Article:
Tooth Care

How to take care of your child’s teeth.

Tooth Care

 

Keep That Beautiful Smile!

 

As a parent, seeing your child smile is one of the best feelings in the world, from those early toothless baby grins to gap-tooth smiles. 

Cavities (also called tooth decay) happen when the enamel on teeth breaks down. “They can be caused by germs that feed on sugary foods and drinks left behind by poor brushing and flossing. Fortunately, you can keep your little one’s smile beautiful with simple, daily care,” says Debbie Lehman, RD, registered dietitian at Texas WIC.

As a parent, seeing your child smile is one of the best things in the world

The Tooth Care Timeline

Helping to ensure that your child has a beautiful smile starts early.

Up to 3 years

While wiping your baby’s gums with a clean washcloth is sufficient in the beginning, you will need to do more when your child gets his first tooth. When you see that first tooth growing in, start to brush his mouth twice a day with a smear (the size of a grain of rice) of fluoride toothpaste on a soft toothbrush.

3 to 6 years

Kids within this age range still need lots of help with their teeth. Let them brush their own teeth for practice. But you should follow up to make sure they are clean. Brush their teeth with a pea-sized amount of toothpaste twice a day — after breakfast and before bed.

Let them brush their own teeth for practice.
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“Bushing my toddler’s teeth can be a struggle. I try to keep it fun by singing and dancing while we brush. And I brush my teeth with her so she can watch me do it.”
Melanie, mom of 3

Preventing Tooth Decay

Be a good role model.

The best way to teach your kids to take care of their teeth is by taking care of your own. Make sure you brush twice a day and floss once a day. Let your kids watch you brush your teeth. Don’t forget to visit the dentist twice a year!

Don’t spread germs.

Germs that cause cavities can be passed from person to person in saliva. It’s a bad idea to share forks, spoons, cups, toothbrushes or to chew your child’s food.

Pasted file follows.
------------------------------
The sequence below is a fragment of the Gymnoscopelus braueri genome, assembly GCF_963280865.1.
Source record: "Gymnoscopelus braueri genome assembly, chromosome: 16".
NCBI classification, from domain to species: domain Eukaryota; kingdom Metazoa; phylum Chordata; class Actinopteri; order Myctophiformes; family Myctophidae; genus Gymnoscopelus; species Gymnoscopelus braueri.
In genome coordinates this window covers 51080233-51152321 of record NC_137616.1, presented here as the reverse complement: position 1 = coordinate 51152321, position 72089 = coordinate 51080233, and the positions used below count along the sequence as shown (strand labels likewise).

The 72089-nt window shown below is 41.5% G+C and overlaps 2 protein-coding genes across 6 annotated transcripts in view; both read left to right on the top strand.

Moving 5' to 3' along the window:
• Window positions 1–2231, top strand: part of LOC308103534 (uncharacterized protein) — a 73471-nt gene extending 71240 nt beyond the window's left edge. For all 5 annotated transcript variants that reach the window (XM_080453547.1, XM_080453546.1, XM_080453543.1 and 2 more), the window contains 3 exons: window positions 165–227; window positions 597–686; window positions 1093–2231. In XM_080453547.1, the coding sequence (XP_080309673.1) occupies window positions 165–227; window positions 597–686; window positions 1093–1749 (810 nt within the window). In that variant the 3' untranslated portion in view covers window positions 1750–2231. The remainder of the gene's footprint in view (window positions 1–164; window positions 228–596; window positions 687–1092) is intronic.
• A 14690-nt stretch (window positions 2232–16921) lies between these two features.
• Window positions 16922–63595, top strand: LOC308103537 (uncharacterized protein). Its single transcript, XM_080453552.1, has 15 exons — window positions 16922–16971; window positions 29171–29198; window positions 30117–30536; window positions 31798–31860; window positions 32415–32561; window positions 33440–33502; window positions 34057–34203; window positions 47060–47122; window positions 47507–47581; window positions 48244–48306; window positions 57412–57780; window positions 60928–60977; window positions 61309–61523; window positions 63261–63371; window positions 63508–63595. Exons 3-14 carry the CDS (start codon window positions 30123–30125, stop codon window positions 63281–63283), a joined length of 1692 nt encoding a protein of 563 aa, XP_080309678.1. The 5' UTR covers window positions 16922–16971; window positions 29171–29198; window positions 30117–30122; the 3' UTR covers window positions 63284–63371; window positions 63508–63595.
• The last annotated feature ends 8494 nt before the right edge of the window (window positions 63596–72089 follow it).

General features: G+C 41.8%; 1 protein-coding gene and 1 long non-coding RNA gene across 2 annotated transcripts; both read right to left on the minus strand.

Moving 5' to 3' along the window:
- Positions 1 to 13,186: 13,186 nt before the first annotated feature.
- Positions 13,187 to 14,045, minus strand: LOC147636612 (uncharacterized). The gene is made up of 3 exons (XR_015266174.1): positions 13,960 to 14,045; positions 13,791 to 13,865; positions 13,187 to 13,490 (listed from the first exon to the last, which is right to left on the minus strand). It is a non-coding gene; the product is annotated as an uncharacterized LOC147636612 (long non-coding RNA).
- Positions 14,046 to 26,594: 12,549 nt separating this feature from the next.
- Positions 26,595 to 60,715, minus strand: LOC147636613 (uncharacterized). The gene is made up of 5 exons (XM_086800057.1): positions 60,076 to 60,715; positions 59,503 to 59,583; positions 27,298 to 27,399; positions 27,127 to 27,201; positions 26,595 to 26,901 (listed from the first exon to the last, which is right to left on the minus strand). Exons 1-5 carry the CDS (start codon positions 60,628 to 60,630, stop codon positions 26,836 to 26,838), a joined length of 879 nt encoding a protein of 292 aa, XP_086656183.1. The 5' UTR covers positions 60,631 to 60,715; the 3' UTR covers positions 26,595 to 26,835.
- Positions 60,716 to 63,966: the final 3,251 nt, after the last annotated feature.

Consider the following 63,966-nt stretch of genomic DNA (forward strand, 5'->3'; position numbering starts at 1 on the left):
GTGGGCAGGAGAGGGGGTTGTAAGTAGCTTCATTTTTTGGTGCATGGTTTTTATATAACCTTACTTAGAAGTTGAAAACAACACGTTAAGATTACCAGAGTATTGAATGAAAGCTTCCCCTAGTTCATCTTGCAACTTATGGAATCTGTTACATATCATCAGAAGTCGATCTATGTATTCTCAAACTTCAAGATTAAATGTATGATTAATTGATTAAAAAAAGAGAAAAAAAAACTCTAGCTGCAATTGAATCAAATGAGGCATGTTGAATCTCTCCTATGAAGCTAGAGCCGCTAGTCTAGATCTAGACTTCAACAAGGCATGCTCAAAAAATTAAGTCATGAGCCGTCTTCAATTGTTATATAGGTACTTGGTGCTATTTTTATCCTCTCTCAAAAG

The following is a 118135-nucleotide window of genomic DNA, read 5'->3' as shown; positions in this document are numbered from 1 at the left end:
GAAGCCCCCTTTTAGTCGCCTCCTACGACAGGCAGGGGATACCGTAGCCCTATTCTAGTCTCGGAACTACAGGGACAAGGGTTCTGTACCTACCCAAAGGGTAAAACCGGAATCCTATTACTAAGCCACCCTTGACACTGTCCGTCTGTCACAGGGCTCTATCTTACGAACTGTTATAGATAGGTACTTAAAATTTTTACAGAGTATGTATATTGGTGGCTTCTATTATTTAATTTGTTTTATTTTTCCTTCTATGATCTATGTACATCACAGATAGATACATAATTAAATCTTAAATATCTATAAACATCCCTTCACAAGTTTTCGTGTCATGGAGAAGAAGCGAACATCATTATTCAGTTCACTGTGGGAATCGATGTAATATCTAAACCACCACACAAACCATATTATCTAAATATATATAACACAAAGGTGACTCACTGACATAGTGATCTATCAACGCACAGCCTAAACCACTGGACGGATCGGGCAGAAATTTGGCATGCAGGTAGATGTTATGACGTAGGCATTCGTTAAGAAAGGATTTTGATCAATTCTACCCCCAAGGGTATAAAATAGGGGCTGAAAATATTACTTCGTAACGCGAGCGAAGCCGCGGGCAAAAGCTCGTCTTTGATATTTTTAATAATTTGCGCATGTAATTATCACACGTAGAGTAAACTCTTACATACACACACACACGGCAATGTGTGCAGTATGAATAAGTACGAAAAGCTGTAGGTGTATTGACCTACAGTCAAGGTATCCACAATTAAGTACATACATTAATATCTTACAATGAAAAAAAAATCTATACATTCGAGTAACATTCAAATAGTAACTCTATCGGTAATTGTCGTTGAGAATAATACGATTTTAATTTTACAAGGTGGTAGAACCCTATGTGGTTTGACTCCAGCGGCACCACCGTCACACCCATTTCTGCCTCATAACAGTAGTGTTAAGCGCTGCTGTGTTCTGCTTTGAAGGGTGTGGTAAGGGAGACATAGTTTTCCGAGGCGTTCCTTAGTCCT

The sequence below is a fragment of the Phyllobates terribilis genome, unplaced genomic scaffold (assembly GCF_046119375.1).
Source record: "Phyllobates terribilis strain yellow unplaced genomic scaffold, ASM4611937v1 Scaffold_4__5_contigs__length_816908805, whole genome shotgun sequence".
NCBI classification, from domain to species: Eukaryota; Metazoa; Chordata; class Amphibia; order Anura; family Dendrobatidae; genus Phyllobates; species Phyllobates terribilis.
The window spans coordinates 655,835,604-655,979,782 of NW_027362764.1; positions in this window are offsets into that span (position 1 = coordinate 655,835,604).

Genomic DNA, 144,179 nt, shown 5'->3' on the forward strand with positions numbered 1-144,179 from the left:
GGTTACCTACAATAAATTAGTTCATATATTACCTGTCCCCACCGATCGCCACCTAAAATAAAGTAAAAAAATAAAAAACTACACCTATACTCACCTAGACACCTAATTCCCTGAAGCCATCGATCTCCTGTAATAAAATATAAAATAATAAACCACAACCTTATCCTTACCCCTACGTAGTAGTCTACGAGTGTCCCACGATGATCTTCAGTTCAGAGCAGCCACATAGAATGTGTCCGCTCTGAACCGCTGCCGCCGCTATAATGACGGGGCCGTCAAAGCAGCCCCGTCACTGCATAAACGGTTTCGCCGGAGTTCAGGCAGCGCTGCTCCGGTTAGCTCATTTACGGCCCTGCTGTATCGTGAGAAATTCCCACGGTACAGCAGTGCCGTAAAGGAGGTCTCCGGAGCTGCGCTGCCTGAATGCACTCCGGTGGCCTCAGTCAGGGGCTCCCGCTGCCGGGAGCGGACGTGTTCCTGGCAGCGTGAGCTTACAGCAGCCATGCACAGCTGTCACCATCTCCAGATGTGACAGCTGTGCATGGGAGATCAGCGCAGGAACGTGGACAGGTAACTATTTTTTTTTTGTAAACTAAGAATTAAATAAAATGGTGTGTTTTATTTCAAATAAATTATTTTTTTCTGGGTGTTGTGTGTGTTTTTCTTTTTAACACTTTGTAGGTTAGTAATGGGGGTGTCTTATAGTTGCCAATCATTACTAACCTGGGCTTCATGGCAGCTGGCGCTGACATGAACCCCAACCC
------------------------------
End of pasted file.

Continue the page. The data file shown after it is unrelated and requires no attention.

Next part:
Start flossing.

Start flossing your child’s teeth when the sides of the teeth start to touch and can’t be cleaned by a toothbrush. This might be with baby teeth or when your child’s grown-up teeth start to come in.

See the dentist.

Your health care provider or pediatrician should also check your child’s teeth and gums during well-child visits. Take your child to see the dentist by 1 year old and continue going twice a year after that.

Drink water.

Many cities add fluoride to their tap water to protect citizens’ teeth. Your dentist can tell you if your child needs an additional fluoride supplement.

Start flossing your child’s teeth when the sides of the teeth start to touch and can’t be cleaned by a toothbrush.

More tips for a Beautiful Smile

  1. Avoid putting your child to bed with food or any liquids other than water after toothbrushing. Sugars in foods and liquids can lead to cavities.
  2. Provide meals and snacks at regular times.
  3. Teach your child to drink from a cup by 15 months.
  4. Limit your child to no more than 4 ounces of juice a day and never give juice in a bottle.
  5. Offer a variety of foods to your child and limit sweet and sticky foods. 
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For more information about children’s tooth care, visit the American Academy of Pediatric Dentistry or the American Academy of Pediatrics

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